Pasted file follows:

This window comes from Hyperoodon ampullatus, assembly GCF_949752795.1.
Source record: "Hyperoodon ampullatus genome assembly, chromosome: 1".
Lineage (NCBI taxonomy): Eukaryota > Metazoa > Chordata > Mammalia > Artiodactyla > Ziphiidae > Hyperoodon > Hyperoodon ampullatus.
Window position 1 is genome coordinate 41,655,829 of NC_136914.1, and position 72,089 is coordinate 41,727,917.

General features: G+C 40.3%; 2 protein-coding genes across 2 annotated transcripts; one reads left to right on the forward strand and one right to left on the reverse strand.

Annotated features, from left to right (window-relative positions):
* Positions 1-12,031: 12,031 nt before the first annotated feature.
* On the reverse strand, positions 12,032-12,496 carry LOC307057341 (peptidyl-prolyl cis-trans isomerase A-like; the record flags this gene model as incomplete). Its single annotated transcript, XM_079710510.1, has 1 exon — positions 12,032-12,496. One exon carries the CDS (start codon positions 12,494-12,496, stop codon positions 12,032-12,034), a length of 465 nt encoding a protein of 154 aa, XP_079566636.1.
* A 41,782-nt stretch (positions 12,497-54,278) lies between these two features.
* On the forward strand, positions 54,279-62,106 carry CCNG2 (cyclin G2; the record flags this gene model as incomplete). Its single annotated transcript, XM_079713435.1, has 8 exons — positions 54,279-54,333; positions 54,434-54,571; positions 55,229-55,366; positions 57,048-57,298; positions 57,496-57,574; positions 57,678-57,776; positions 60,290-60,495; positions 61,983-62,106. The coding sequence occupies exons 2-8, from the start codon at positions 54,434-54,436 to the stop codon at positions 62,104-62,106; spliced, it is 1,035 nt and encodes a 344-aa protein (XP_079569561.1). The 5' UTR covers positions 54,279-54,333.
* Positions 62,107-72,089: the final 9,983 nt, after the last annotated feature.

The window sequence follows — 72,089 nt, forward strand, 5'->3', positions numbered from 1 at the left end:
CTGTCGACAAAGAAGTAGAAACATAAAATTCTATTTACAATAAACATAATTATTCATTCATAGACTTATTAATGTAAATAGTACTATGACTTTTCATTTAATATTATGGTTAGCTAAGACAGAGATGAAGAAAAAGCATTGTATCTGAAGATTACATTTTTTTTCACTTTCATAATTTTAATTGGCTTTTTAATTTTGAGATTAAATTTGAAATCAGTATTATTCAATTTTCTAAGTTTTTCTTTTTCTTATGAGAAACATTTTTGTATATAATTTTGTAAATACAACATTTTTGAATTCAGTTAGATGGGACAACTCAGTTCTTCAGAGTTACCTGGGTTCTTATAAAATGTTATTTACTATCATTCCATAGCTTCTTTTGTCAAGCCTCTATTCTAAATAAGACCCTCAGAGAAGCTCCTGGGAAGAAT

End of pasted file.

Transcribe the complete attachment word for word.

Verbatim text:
This window comes from Hyperoodon ampullatus, assembly GCF_949752795.1.
Source record: "Hyperoodon ampullatus genome assembly, chromosome: 1".
Lineage (NCBI taxonomy): Eukaryota > Metazoa > Chordata > Mammalia > Artiodactyla > Ziphiidae > Hyperoodon > Hyperoodon ampullatus.
Window position 1 is genome coordinate 41,655,829 of NC_136914.1, and position 72,089 is coordinate 41,727,917.

General features: G+C 40.3%; 2 protein-coding genes across 2 annotated transcripts; one reads left to right on the forward strand and one right to left on the reverse strand.

Annotated features, from left to right (window-relative positions):
* Positions 1-12,031: 12,031 nt before the first annotated feature.
* On the reverse strand, positions 12,032-12,496 carry LOC307057341 (peptidyl-prolyl cis-trans isomerase A-like; the record flags this gene model as incomplete). Its single annotated transcript, XM_079710510.1, has 1 exon — positions 12,032-12,496. One exon carries the CDS (start codon positions 12,494-12,496, stop codon positions 12,032-12,034), a length of 465 nt encoding a protein of 154 aa, XP_079566636.1.
* A 41,782-nt stretch (positions 12,497-54,278) lies between these two features.
* On the forward strand, positions 54,279-62,106 carry CCNG2 (cyclin G2; the record flags this gene model as incomplete). Its single annotated transcript, XM_079713435.1, has 8 exons — positions 54,279-54,333; positions 54,434-54,571; positions 55,229-55,366; positions 57,048-57,298; positions 57,496-57,574; positions 57,678-57,776; positions 60,290-60,495; positions 61,983-62,106. The coding sequence occupies exons 2-8, from the start codon at positions 54,434-54,436 to the stop codon at positions 62,104-62,106; spliced, it is 1,035 nt and encodes a 344-aa protein (XP_079569561.1). The 5' UTR covers positions 54,279-54,333.
* Positions 62,107-72,089: the final 9,983 nt, after the last annotated feature.

The window sequence follows — 72,089 nt, forward strand, 5'->3', positions numbered from 1 at the left end:
CTGTCGACAAAGAAGTAGAAACATAAAATTCTATTTACAATAAACATAATTATTCATTCATAGACTTATTAATGTAAATAGTACTATGACTTTTCATTTAATATTATGGTTAGCTAAGACAGAGATGAAGAAAAAGCATTGTATCTGAAGATTACATTTTTTTTCACTTTCATAATTTTAATTGGCTTTTTAATTTTGAGATTAAATTTGAAATCAGTATTATTCAATTTTCTAAGTTTTTCTTTTTCTTATGAGAAACATTTTTGTATATAATTTTGTAAATACAACATTTTTGAATTCAGTTAGATGGGACAACTCAGTTCTTCAGAGTTACCTGGGTTCTTATAAAATGTTATTTACTATCATTCCATAGCTTCTTTTGTCAAGCCTCTATTCTAAATAAGACCCTCAGAGAAGCTCCTGGGAAGAAT